The safety review committee for the phase 1/2 Acclaim-1 trial has ruled that the study evaluating quaratusugene ozeplasmid in combination with osimertinib in patients with advanced non–small cell lung cancer can proceed to the phase 2 expansion portion.
The safety review committee for the phase 1/2 Acclaim-1 trial (NCT04486833) has ruled that the study evaluating quaratusugene ozeplasmid (Reqorsa) in combination with osimertinib (Tagrisso) in patients with advanced non–small cell lung cancer can proceed to the phase 2 expansion portion.1
Full safety data from the phase 1 portion of the trial did not reveal any dose-limiting toxicities. The recommended phase 2 dose (RP2D) of quaratusugene ozeplasmid was established as 0.12 mg/kg. Additionally, quaratusugene ozeplasmid was reported to be generally well tolerated, with evidence of early efficacy observed. Full data from this part of the trial will be presented at the 2023 ASCO Annual Meeting.
“We are proud of the notable progress we made during the phase 1 portion of the Acclaim-1 clinical trial, and the safety review committee recommendation to move into the phase 2 expansion portion of the trial is another validation for our [quaratusugene ozeplasmid] development program,” Rodney Varner, chairman, president, and chief executive officer of Genprex, stated in a news release. “As we move into the phase 2 expansion portion of the trial, we remain steadfast in our efforts to bring new therapies to lung cancer patients with unmet medical need.”
Quaratusugene ozeplasmid is comprised of Genprex’s unique, proprietary Oncoprex nanoparticle delivery system and a plasmid that expresses the TUSC2 tumor suppressor gene. Given intravenously, the agent is designed to specifically target cancer cells. Upon uptake into a cancer cell, the TUSC2 gene is expressed, and the TUSC2 protein can restore certain defective functions arising in the cancer cell.
Quaratusugene ozeplasmid possesses a multimodal mechanism of action that allows it to interrupt cell-signaling pathways that cause replication and proliferation of cancer cells, re-establish pathways for apoptosis in these cells, and modulate the immune response against cancer cells.
In January 2020, the FDA granted fast track designation to quaratusugene ozeplasmid in combination with osimertinib for the treatment of patients with NSCLC harboring EGFR mutations that progressed after treatment with osimertinib alone.2
The open-label, multicenter Acclaim-1 trial is evaluating the combination of quaratusugene ozeplasmid and osimertinib in patients who are at least 18 years of age and have histologically or cytologically documented EGFR-mutated stage III/IV NSCLC or recurrent disease that is not potentially curable by radiotherapy or surgery.3 Patients must have experienced radiological progression on osimertinib following a clinical response to the EGFR inhibitor for at least 4 months, which can include stable disease.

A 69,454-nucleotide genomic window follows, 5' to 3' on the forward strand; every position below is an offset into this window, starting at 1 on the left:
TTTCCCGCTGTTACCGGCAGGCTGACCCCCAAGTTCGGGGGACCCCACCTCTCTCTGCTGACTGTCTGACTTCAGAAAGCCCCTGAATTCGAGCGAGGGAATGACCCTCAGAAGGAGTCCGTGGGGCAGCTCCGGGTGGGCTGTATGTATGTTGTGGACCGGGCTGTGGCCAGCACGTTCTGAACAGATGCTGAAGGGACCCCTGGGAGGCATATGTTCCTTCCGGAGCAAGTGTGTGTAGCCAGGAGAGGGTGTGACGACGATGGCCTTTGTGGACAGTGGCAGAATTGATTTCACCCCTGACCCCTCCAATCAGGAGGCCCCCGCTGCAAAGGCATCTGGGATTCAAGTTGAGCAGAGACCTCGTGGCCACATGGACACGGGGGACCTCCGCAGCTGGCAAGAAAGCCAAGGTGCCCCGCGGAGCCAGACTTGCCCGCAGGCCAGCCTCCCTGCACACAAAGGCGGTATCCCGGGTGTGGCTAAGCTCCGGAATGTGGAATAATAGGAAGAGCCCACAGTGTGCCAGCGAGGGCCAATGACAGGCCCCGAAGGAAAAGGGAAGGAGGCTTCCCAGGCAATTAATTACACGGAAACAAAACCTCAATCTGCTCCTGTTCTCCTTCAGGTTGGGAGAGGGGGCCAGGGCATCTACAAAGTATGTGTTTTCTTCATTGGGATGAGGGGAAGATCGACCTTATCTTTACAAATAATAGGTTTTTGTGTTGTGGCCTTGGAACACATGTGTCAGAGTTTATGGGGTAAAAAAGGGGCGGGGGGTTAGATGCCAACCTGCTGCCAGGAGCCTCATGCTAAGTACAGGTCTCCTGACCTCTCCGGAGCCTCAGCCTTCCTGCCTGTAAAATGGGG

Patients with asymptomatic brain metastases are allowed to enroll if they have no history of seizures in the 6 months prior to enrollment, complete definitive treatment at least 21 days before enrollment, are off steroids for their metastases for at least 7 days, and imaging demonstrates stability or regression of the metastases.
Key exclusion criteria include prior gene therapy; standard chemotherapy or monoclonal antibodies for NSCLC within 21 days of study treatment; the presence of other actionable mutations with other approved targeted therapies; or radiotherapy to the skull, spine, thorax, or pelvis within 30 days of enrollment.
In phase 1, patients received quaratusugene ozeplasmid intravenously at doses of 0.06 mg/kg, 0.09 mg/kg, or 0.12 mg/kg once every 21 days plus 80 mg of osimertinib per day. The RP2D of 0.12 mg/kg of quaratusugene ozeplasmid was used in subsequent patients after it was established.
In phase 2, patients will be randomly assigned to receive the RP2D of 0.12 mg/kg of IV quaratusugene ozeplasmid once every 3 weeks plus 80 mg of oral osimertinib per day or osimertinib monotherapy.
Establishing the RP2D and overall response rate (ORR) were the primary end points of the phase 1 portion of the research. Progression-free survival (PFS) is the primary end point for the phase 2 portion. Secondary end points in phase 1 included PFS, pharmacokinetics, time to progression, overall survival (OS), and safety. The phase 2 secondary end points consist of OS, ORR, pharmacokinetics, and safety.